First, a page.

To read more, click here.
This issue features:
- Bye-Bye Blackbird, Gaia Bonsignore (2013). A conversational but visually complex live-action short, Bye-Bye Blackbird transports the viewer from a bedroom, to a deserted country road, to the beach, and back. Repeatedly reframing reality as artifice, the film reflects on the power of travel, imagination, and storytelling. (15:30)
- Animation Hotline, Dustin Grella (2013). Animation Hotline is a series of animated micro-shorts based on anonymous messages left on the artist’s voicemail. Kinetic, chalkboard-style drawings illustrate and provide ironic counterpoint to the words of the eclectic speakers’ sometimes insightful, sometimes bizarre anecdotes. (5:24)
- Three-O-Seven, Spencer Howson and Cole Becker (2014). A detective investigating a puzzling murder quickly finds himself locked in a dangerous game with a smart, calculating killer. In its setting and visual style, Three-O-Seven situates itself squarely in the tradition of film noir, even as its frenetic handheld camerawork suggests the influence of more contemporary procedurals. (8:53)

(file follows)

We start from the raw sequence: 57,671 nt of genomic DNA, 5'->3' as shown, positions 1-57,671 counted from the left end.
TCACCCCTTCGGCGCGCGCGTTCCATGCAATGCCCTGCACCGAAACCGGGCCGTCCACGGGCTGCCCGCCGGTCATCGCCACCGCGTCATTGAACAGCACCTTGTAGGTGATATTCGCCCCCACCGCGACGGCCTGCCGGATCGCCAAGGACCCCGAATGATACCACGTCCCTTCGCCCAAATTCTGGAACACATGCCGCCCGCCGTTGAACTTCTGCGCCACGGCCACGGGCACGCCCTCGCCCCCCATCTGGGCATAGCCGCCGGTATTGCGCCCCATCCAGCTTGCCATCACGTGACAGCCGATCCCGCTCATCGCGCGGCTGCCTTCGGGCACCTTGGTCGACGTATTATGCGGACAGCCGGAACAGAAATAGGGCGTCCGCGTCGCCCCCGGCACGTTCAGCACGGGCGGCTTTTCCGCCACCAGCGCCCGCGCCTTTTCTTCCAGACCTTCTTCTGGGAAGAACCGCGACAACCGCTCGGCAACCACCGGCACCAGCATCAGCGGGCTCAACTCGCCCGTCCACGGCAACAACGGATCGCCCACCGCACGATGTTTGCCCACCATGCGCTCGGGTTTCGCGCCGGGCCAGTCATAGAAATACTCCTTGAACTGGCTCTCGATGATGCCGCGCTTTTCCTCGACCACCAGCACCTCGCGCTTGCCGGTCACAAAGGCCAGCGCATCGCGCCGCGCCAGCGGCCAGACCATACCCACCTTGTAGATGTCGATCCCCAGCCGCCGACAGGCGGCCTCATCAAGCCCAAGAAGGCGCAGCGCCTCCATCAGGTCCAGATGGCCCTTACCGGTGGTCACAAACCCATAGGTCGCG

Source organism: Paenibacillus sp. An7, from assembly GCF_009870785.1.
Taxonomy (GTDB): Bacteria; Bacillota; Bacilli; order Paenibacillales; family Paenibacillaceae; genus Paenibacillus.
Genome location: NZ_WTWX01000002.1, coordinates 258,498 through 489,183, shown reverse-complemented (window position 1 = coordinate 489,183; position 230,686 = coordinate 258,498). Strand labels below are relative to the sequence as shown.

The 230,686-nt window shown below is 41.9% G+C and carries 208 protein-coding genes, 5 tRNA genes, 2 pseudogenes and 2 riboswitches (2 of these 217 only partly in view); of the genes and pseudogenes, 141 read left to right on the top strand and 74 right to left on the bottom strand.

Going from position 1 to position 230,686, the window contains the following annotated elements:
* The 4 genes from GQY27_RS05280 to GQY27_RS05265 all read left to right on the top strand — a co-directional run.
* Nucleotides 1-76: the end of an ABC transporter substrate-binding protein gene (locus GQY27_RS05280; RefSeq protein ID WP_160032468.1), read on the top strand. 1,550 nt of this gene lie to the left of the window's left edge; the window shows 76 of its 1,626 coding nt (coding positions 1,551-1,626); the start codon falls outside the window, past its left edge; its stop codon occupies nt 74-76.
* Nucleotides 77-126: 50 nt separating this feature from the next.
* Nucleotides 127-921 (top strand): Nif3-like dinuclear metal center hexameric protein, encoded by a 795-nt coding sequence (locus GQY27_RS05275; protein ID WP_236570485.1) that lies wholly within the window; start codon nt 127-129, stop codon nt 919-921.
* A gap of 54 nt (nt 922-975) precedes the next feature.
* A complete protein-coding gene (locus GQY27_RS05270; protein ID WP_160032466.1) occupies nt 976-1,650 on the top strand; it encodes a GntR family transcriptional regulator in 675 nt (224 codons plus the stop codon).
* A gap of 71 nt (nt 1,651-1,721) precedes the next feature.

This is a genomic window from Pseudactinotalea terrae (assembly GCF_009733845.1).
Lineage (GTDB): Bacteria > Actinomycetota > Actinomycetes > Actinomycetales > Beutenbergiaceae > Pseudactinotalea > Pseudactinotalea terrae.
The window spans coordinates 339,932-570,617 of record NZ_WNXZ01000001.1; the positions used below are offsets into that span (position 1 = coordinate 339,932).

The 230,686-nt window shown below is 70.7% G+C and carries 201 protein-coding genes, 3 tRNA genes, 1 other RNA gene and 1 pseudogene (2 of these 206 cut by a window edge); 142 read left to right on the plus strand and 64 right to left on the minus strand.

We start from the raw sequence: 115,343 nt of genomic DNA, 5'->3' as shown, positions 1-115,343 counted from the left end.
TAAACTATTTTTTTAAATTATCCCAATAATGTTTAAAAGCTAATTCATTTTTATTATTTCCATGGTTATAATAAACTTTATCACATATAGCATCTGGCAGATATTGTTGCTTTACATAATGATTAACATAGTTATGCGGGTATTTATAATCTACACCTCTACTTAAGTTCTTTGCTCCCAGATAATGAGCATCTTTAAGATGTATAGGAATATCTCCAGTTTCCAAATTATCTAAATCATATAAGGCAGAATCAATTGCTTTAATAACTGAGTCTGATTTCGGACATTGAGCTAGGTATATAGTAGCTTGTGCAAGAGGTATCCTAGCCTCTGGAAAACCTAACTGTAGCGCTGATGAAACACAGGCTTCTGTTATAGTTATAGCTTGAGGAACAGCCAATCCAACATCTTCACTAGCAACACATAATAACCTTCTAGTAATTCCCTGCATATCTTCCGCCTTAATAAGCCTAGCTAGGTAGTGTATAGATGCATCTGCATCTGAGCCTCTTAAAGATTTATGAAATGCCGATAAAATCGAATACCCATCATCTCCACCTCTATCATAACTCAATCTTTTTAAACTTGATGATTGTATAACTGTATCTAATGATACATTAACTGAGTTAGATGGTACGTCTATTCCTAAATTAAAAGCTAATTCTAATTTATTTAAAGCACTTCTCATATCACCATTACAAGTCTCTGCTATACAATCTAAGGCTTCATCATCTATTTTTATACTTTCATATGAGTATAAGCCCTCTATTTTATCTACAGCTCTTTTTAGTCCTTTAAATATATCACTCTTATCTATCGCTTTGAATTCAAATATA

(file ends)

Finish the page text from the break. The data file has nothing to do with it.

- The Umbrella Factory, Nick and Lexie Trivundza (2013). Spare animations harkening back to the Victorian Era bring a narrator’s macabre tale to life in The Umbrella Factory. One rainy evening, a traveler knocks on the door of three brothers’ house, offering them a wish-granting talisman in exchange for room and board. The brothers attempt to exploit the talisman’s powers, failing to heed the old adage, Be careful what you wish for. (3:52)